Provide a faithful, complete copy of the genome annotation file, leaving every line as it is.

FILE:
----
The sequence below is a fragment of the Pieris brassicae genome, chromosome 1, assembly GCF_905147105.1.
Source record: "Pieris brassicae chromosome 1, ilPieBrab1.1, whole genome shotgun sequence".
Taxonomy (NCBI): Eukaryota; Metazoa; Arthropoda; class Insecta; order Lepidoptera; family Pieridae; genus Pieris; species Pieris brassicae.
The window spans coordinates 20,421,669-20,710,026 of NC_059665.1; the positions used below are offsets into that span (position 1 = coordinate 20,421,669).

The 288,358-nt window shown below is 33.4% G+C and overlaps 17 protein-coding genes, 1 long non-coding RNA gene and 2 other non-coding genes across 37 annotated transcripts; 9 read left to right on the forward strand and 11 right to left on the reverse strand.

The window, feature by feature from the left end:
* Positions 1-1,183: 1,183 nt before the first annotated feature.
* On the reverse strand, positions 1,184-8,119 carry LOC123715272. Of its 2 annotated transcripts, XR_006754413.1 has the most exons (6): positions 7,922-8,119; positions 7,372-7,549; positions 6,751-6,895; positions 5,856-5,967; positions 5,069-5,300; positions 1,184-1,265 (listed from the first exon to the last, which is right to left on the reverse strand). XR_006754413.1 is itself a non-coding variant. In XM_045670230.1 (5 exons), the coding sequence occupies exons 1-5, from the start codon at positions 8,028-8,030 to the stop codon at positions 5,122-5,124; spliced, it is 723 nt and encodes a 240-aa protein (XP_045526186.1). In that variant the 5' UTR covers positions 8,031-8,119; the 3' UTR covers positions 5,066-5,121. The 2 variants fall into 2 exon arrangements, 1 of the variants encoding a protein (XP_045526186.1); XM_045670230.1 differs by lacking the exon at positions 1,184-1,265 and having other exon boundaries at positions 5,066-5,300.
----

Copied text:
The sequence below is a fragment of the Pieris brassicae genome, chromosome 1, assembly GCF_905147105.1.
Source record: "Pieris brassicae chromosome 1, ilPieBrab1.1, whole genome shotgun sequence".
Taxonomy (NCBI): Eukaryota; Metazoa; Arthropoda; class Insecta; order Lepidoptera; family Pieridae; genus Pieris; species Pieris brassicae.
The window spans coordinates 20,421,669-20,710,026 of NC_059665.1; the positions used below are offsets into that span (position 1 = coordinate 20,421,669).

The 288,358-nt window shown below is 33.4% G+C and overlaps 17 protein-coding genes, 1 long non-coding RNA gene and 2 other non-coding genes across 37 annotated transcripts; 9 read left to right on the forward strand and 11 right to left on the reverse strand.

The window, feature by feature from the left end:
* Positions 1-1,183: 1,183 nt before the first annotated feature.
* On the reverse strand, positions 1,184-8,119 carry LOC123715272. Of its 2 annotated transcripts, XR_006754413.1 has the most exons (6): positions 7,922-8,119; positions 7,372-7,549; positions 6,751-6,895; positions 5,856-5,967; positions 5,069-5,300; positions 1,184-1,265 (listed from the first exon to the last, which is right to left on the reverse strand). XR_006754413.1 is itself a non-coding variant. In XM_045670230.1 (5 exons), the coding sequence occupies exons 1-5, from the start codon at positions 8,028-8,030 to the stop codon at positions 5,122-5,124; spliced, it is 723 nt and encodes a 240-aa protein (XP_045526186.1). In that variant the 5' UTR covers positions 8,031-8,119; the 3' UTR covers positions 5,066-5,121. The 2 variants fall into 2 exon arrangements, 1 of the variants encoding a protein (XP_045526186.1); XM_045670230.1 differs by lacking the exon at positions 1,184-1,265 and having other exon boundaries at positions 5,066-5,300.